Blissful brides pick their own locally grown bouquets and boutonnieres from this flower farm.
By Thea Folls
Owasco, New York
Raising flowers here in the Finger Lakes region of central New York is a labor of love for me. Brides tell me a highlight of their wedding week is coming to our flower farm and strolling through rows of colorful blossoms, selecting ones they want for their ceremony and reception. We grow about 180 varieties, from the rare and unusual to traditional favorites like peonies, tulips, lilies, sunflowers and old-fashioned roses.
Folls Flower Farm is far from a huge greenhouse operation. Instead, my husband, Hal, and I have made our home double as a plant nursery. In winter and early spring, our decor features shelves of seedlings under grow lights. Come spring, I move the transplants out to our 1-acre flower field. As a young mom, I started growing vegetables to sell at a local farmers market for extra income. Then a friend gave me a book about growing and marketing fresh flowers. I decided I was meant to grow food for the soul—blooms by the bunches.
My educational background is in technology and art, so floral design seemed like a natural way to combine them. I started thinking of flower petals as my palette and bouquets as living paintings in vases instead of frames.
Saying “I Do” to Green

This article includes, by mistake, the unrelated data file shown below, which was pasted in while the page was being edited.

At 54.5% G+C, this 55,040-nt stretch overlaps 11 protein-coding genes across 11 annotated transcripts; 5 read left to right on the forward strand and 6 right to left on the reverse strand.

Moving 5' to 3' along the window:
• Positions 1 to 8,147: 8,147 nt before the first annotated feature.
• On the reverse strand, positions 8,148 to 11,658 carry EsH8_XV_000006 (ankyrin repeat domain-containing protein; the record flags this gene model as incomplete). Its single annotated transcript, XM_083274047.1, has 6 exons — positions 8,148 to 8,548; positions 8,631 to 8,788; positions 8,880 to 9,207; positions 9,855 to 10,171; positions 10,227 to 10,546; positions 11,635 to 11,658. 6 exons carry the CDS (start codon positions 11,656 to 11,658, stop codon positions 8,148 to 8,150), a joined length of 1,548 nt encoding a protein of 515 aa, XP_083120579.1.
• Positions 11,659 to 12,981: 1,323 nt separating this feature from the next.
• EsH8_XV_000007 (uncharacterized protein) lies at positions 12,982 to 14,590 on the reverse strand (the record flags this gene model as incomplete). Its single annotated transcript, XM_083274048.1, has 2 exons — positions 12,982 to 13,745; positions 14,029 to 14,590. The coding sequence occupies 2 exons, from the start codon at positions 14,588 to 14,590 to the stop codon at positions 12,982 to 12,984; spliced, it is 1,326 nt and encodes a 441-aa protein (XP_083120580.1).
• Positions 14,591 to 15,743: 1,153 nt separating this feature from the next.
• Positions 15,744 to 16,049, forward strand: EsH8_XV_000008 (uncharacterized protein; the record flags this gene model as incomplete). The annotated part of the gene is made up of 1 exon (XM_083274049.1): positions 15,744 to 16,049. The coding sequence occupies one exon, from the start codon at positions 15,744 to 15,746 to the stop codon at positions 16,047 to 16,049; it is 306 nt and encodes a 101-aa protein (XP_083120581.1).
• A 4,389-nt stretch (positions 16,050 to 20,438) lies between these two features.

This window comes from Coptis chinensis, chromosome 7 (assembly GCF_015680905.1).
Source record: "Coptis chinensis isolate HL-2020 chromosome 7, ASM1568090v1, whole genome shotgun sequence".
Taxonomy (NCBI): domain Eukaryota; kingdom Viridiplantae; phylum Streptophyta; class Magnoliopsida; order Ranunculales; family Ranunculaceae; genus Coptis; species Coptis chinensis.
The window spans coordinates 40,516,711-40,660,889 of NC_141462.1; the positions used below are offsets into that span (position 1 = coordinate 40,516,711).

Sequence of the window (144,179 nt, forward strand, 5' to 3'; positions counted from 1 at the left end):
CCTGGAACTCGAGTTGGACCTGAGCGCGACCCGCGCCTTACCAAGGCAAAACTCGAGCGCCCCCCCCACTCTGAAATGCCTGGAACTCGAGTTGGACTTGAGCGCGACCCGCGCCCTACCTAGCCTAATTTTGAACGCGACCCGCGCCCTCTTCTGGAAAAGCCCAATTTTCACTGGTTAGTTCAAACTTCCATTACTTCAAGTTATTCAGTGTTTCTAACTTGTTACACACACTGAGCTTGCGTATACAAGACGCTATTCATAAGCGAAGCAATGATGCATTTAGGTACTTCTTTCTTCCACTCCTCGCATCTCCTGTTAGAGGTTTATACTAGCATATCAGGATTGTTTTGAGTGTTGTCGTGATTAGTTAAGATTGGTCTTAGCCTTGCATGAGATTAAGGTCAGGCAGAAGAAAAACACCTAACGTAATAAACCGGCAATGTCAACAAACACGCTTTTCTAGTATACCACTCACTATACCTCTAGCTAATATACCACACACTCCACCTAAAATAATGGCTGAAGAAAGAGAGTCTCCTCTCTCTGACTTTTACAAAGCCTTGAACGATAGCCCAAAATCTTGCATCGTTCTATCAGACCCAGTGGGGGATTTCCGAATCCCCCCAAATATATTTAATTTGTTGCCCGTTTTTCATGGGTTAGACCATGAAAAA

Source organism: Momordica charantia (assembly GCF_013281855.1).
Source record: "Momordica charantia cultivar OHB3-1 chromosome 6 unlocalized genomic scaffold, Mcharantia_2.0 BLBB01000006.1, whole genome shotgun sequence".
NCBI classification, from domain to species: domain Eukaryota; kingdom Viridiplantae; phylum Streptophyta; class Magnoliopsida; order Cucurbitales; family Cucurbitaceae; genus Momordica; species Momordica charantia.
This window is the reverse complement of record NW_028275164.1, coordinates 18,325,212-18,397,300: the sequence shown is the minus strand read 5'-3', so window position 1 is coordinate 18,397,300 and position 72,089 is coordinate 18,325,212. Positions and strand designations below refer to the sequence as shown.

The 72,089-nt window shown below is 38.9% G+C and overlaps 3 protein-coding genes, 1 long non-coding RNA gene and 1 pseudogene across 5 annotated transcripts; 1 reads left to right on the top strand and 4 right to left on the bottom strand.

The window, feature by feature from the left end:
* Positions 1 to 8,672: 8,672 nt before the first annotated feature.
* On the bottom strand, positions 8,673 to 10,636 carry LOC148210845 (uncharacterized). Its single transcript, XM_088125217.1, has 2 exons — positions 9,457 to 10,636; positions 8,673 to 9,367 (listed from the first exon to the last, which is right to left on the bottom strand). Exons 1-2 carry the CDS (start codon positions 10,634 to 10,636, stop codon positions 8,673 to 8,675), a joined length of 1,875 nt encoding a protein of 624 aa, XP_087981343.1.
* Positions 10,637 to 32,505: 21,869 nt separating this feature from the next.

These days, the green wedding trend is growing fast. Many people want their ceremony to express love not just for each other but for the earth. Local, organically grown flowers like ours appeal to them. And it’s always fun to take them on a flower farm tour. Hal has mown paths around our garden and hiking trails through the surrounding woods. I introduce couples to our three horses, our main sources of flower fertilizer. Then I show them our irrigation system—a spring-fed pond full of koi and goldfish. They can also see hundreds of wild birds we depend on to be our bug catchers. We pay them in black-oil sunflower seeds.
For a full-service wedding package, I harvest the flowers the Wednesday before a Saturday ceremony. Usually it takes my helpers and me a full day to cut as many as we need. On Thursday, I work on centerpieces and cake toppers. Friday is reserved for personal flowers—corsages, boutonnieres, flower girl baskets and bouquets.
Too Pretty to Toss
The bride’s bouquet really lets me get creative. I want it to be as individual as she is. I’ve incorporated Bibles and rosary beads into handle treatments. One woman asked me to work the dog tags from a beloved pet into the trimmings. Spring through fall, I’m busy with orders for weddings, showers, anniversaries and parties. But I make time to offer on-farm workshops on floral design to individuals, groups and garden clubs. People are eager for tips on creative flower arranging and how to keep cut flowers fresh.
Beyond how to use floral foam, tape and vases, I try to teach the importance of loving and respecting each flower. God’s the Creator, and we’re the facilitators. Few things please me more than the look on a bride’s face when I present her bouquet and it’s everything she’d imagined. One couple even called me from the airport, before leaving on their honeymoon, just to tell me how happy their flowers made them. It’s an honor for me to contribute to so many bright, new beginnings!
Learn more about Thea’s flower farm on her website, follsflowers.com.
How to Go Local
ascfg.org The Association of Specialty Cut Flower Growers has a home page “flower search” option that categorizes flowers by type, and lists growers of each by state.
localharvest.org This organic and local food website maintains a nationwide directory of small farms, farmers markets and sources of foods, flowers and other goodies.